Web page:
(789h) Engineering Functionalized Virus-like-Particles with Antibody Fragments to Target Cancer Biomarkers

Swartz, J. R., Stanford University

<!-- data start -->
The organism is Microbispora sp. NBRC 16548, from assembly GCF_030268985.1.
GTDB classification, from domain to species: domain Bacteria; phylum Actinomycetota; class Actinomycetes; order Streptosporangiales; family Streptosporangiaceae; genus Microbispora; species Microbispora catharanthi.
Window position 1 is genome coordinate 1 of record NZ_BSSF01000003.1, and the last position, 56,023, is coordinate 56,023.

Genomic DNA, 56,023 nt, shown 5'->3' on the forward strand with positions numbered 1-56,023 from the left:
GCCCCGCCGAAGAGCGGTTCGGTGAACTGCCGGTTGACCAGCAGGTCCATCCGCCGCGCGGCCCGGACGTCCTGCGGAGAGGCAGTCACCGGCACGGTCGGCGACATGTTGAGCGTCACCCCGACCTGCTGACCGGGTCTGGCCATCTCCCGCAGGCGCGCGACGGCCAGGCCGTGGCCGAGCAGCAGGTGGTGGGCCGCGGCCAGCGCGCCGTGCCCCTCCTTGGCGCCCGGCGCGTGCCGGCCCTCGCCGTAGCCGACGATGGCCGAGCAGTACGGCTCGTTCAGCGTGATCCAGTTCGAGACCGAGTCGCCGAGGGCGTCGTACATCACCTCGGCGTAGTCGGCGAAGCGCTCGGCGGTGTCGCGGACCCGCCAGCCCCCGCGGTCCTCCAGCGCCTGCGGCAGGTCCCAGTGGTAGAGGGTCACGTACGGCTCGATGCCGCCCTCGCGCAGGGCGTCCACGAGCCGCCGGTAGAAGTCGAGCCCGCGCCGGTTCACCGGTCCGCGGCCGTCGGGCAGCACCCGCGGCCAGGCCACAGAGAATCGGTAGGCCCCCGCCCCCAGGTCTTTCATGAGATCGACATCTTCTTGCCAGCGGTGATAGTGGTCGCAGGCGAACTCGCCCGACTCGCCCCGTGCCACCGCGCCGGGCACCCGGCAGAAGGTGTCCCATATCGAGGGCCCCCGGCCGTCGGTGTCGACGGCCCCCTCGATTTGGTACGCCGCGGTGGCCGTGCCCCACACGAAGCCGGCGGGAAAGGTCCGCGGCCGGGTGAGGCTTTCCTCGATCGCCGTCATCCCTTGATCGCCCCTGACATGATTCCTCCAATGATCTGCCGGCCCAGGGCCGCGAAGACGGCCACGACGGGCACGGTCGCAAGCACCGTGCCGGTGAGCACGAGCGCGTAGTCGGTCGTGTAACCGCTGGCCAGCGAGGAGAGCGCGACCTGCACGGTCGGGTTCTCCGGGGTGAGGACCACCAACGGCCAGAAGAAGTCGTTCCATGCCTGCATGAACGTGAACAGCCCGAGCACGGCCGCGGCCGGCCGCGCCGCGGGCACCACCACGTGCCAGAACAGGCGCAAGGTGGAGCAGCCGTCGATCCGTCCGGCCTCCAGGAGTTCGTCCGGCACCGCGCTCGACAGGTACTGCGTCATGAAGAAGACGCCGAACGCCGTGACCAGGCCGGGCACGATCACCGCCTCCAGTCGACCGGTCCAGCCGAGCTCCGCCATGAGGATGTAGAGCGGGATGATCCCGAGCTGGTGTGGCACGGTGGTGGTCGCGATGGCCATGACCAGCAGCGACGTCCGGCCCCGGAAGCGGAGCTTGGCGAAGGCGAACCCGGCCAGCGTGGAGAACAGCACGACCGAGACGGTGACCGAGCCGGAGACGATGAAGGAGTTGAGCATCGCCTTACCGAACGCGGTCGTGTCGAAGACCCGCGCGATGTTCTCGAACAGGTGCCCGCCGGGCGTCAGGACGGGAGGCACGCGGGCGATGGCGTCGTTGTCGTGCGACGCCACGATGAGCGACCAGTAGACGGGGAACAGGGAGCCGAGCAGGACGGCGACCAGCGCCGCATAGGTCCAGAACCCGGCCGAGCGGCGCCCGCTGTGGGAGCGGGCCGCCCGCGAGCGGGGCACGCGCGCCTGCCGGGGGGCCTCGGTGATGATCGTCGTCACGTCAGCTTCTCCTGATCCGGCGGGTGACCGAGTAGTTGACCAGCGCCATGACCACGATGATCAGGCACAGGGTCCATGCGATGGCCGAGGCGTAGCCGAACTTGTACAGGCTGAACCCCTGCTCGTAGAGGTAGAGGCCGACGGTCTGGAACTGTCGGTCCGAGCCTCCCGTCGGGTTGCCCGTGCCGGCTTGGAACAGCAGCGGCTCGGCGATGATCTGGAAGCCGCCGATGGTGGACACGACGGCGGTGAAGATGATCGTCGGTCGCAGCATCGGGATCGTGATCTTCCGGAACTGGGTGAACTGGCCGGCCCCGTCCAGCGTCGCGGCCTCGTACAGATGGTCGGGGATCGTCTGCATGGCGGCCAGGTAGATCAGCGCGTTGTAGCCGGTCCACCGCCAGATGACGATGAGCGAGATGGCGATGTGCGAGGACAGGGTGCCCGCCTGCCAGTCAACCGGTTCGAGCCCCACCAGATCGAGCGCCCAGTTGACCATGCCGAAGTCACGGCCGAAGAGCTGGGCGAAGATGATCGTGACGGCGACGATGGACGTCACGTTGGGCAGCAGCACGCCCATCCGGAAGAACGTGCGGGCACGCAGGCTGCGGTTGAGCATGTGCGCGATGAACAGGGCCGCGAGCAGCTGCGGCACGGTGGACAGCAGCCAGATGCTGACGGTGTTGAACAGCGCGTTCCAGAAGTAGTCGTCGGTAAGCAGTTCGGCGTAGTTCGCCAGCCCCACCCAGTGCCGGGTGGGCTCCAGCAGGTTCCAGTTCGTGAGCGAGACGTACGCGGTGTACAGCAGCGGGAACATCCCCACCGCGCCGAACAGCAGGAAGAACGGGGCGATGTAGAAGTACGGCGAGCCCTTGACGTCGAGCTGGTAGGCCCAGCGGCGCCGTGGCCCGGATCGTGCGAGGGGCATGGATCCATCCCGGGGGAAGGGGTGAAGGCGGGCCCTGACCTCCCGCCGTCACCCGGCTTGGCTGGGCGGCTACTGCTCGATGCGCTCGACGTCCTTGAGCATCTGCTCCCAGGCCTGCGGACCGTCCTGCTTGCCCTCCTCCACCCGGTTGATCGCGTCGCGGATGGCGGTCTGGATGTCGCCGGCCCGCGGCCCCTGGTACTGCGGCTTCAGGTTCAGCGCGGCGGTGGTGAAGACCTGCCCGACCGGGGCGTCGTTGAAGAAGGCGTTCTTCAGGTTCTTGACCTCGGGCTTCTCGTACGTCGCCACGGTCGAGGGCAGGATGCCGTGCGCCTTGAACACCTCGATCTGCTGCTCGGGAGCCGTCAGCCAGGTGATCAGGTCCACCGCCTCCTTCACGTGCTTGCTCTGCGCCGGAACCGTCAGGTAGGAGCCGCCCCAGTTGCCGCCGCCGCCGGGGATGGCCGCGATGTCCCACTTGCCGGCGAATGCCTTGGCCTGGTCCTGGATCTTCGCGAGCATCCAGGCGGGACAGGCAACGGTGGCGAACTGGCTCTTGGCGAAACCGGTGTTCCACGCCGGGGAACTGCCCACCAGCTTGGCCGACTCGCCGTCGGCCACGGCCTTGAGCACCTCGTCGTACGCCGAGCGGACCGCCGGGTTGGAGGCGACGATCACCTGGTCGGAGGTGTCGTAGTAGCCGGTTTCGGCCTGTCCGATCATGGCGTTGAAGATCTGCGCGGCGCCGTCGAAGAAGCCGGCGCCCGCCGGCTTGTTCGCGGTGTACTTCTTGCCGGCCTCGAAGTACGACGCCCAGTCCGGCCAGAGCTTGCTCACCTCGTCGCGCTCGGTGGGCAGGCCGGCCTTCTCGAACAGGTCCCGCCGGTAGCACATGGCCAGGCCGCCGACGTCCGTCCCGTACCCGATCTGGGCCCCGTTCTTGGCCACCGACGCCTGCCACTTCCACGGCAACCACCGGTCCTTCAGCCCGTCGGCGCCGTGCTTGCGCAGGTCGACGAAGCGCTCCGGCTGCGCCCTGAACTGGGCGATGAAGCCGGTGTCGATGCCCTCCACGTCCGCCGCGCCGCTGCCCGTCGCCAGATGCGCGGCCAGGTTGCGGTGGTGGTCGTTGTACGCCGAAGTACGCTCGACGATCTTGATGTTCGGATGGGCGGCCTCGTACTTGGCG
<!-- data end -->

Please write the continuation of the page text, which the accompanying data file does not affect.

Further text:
Functionalized Virus-Like particles (VLPs) are promising nano-particle vehicles for drug delivery or diagnostic applications. Our lab has done extensive work in developing a Hepatitis B core protein based VLP, with an artificially introduced disulfide bond network for added stability. These particles can target cancer cells by functionalizing their surface with antibody fragments, DNA or RNA aptamers using Cu(II) catalyzed click chemistry. The presence of multiple targeting agents on each VLP enhances targeting specificity due to avidity effects. In this paper, we present work on developing antibody fragments with non-natural amino acids (nnAAs), based on the J591 antibody, to target Prostate Specific Membrane Antigen (PSMA), a protein over-expressed on prostate cancer cell-lines. Using our E. coli based Cell Free Protein Synthesis (CFPS) platform, we incorporate nnAAs on both the spikes of the VLP (azide side chain) and the antibody fragments (alkyne side chain). Using metabolically engineering cell lines, we are able to express full-length single chain variable fragments (scFvs) and Fragment Antigen-binging (Fab) proteins containing nnAAs. These antibody fragments have been used in developing luminescent nanoparticles to detect and enumerate Circulating Tumor Cells. This work can be extended to target other cancer biomarkers for drug delivery.